Residents of the Shetland Isles may not have realised that they were helping to make history recently when they switched on their appliances and made tea. However, the Bluemull Sound tidal array became the first tidal power array to deliver electricity directly to the grid on a commercial basis, supplying dozens of properties on the Shetland Isles.
The Tidal Array, which was installed by green energy developers Nova Innovation, who are based in Edinburgh, has been flagged as a turning point for tidal power.
The project has also demonstrated that the technology is viable. Earlier in March, it proved this with a single energy-generating turbine, but the installation of an additional grid-connected turbine has proved the value of the technology on a commercial scale.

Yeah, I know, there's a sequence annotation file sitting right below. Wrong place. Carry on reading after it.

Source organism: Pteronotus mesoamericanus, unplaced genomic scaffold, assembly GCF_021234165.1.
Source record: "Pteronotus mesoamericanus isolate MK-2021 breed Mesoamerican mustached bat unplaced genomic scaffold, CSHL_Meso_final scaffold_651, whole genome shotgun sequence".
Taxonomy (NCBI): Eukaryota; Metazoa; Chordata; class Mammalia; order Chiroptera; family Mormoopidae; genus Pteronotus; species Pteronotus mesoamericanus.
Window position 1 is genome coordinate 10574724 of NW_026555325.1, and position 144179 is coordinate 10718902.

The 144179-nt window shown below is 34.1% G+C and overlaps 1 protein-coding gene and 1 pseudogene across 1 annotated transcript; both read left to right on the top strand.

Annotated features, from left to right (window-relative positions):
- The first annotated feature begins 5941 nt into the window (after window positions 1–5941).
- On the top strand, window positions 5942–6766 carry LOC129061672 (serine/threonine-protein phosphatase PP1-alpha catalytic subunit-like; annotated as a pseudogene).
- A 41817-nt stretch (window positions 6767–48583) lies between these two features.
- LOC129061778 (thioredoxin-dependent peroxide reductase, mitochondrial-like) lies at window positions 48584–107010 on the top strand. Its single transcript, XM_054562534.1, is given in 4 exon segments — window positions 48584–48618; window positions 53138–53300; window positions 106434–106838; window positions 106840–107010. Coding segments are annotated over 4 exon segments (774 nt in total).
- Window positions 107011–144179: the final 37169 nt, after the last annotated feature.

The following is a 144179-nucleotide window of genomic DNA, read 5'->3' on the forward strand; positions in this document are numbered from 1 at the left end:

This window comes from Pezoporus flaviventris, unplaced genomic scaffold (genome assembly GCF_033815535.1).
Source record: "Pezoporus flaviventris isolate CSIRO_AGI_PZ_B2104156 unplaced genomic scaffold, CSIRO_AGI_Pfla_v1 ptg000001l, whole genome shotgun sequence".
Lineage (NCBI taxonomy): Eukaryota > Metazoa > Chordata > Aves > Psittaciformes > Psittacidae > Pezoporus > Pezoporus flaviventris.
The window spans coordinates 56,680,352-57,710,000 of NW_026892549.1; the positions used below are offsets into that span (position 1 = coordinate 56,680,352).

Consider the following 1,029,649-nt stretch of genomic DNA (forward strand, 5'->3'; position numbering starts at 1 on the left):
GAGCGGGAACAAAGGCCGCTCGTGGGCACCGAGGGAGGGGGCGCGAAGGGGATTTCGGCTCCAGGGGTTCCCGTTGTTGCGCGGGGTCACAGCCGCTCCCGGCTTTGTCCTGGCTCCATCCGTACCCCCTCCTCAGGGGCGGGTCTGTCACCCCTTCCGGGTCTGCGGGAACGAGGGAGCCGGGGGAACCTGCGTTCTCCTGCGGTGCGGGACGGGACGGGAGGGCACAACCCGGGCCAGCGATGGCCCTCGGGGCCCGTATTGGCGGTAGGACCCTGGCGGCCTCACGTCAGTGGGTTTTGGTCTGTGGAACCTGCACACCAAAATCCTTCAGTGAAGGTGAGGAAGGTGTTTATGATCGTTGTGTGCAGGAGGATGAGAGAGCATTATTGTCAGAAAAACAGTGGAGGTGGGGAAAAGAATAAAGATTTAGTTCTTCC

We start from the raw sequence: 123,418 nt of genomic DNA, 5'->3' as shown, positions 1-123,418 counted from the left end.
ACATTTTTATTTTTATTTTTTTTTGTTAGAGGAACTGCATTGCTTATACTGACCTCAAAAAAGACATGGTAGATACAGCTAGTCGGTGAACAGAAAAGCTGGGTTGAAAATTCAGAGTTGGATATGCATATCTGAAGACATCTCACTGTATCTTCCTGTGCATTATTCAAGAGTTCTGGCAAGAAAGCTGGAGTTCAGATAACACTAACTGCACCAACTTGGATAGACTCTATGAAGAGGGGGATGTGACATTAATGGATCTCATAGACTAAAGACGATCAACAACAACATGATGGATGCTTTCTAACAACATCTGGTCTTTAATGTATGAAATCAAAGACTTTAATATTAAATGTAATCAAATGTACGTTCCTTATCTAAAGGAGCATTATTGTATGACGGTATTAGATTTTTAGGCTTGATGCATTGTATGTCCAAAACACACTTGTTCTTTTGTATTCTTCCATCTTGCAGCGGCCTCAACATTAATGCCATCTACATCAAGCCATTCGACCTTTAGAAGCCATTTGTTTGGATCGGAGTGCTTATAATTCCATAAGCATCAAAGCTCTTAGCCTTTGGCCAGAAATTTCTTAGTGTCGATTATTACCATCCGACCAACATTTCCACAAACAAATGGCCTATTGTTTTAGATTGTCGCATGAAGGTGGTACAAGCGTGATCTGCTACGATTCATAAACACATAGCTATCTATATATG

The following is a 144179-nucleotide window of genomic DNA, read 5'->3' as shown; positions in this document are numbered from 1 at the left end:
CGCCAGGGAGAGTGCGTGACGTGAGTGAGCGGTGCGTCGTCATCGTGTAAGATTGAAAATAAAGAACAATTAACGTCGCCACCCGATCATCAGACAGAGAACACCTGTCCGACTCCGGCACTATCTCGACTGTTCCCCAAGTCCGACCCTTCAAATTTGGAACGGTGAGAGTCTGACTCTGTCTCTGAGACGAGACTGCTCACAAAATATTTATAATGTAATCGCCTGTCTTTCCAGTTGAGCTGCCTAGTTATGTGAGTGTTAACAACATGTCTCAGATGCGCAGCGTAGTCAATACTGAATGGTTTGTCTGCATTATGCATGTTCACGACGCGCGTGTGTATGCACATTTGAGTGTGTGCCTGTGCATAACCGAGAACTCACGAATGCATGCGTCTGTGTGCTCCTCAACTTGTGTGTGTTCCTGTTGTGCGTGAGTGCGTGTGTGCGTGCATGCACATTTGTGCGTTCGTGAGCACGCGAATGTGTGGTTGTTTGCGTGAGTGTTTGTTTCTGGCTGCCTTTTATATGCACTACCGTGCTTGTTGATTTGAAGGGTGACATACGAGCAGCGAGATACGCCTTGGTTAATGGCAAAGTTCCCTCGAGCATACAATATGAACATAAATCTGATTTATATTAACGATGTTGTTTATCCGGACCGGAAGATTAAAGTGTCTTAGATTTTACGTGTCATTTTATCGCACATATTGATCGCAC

The industry had previously viewed tidal power on a commercial scale as the Holy Grail of renewable energy, thanks mainly to the tide's ability to be completely predictable, unlike other sources such as solar and wind.
The new array has already gone through complete testing and has been approved for grid linking thanks to work carried out by Orkney's European Marine Energy Centre.
Shetland isn't connected to the UK's national grid, but it does have its own electricity grid. This is the first time that any tidal energy project has been linked to a distribution network. The development also means that Scotland is now well positioned to drive forward huge marine energy benefits and be at the forefront of that industry. Estimates suggest that this type of renewable energy source could be worth up to £120 billion if fully harnessed.
The country also has the biggest proportion of European tidal resources, with Pentland Firth, Orkney, the Western Isles and the Shetland seas all being focal points for development.